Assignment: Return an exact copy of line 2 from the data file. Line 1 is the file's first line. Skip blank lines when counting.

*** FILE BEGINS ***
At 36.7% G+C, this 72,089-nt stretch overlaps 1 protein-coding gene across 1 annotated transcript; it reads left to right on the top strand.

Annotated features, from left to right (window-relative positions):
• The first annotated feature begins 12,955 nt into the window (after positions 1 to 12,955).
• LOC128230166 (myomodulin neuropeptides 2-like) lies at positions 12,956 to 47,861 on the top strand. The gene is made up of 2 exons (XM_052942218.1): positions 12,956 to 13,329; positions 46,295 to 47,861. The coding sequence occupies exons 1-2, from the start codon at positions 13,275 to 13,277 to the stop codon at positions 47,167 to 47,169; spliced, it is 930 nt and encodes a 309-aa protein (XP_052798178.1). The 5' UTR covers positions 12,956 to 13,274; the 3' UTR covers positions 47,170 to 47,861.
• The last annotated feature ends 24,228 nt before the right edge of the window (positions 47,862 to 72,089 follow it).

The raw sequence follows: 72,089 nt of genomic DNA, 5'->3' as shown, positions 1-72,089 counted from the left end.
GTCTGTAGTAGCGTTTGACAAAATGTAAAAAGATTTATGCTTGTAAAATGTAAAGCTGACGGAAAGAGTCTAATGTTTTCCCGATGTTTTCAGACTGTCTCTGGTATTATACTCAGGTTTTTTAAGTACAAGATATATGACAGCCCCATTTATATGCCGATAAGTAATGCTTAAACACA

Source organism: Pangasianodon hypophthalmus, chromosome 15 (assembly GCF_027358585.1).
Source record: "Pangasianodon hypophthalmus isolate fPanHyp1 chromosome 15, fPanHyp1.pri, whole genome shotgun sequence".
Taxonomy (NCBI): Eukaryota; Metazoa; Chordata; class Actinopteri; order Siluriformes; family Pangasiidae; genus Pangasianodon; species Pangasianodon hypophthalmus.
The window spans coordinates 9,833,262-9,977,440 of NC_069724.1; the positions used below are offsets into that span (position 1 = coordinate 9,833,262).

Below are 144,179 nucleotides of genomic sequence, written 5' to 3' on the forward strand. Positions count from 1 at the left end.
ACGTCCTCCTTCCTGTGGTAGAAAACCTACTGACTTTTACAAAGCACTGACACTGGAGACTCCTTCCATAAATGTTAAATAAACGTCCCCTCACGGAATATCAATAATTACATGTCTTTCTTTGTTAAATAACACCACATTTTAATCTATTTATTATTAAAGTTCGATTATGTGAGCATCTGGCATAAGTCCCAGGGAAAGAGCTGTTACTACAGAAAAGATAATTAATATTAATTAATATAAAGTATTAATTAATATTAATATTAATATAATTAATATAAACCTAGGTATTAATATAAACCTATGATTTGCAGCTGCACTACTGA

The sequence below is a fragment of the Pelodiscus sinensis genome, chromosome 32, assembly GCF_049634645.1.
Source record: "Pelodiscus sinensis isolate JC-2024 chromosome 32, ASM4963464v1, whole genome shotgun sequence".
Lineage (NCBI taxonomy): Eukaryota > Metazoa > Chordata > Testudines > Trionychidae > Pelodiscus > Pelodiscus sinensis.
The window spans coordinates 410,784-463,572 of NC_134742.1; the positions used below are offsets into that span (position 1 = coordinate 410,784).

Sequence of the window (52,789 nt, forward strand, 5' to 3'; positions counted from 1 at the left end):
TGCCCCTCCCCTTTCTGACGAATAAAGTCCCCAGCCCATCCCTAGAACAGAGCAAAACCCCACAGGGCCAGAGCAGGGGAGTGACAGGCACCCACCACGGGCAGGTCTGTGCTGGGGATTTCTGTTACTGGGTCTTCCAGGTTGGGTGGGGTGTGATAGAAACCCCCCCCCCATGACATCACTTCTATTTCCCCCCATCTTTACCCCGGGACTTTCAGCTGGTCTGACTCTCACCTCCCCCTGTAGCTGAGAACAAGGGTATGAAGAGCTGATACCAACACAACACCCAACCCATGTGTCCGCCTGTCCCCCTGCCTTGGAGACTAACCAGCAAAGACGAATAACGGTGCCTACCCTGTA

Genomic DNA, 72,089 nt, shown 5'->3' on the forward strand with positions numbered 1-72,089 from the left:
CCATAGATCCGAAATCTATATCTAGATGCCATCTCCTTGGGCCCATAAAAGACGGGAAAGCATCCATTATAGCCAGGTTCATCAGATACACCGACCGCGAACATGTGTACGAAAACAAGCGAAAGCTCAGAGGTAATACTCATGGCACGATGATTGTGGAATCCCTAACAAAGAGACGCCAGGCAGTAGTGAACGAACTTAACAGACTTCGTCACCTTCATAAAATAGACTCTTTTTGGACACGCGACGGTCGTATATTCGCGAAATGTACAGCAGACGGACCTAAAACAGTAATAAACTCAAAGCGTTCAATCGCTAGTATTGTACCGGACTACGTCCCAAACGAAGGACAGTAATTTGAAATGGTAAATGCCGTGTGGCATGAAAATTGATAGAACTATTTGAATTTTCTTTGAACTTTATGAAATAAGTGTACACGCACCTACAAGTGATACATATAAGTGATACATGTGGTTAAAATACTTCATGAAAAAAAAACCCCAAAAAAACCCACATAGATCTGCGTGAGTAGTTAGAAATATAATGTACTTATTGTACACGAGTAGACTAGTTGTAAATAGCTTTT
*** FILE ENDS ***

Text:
Annotated features, from left to right (window-relative positions):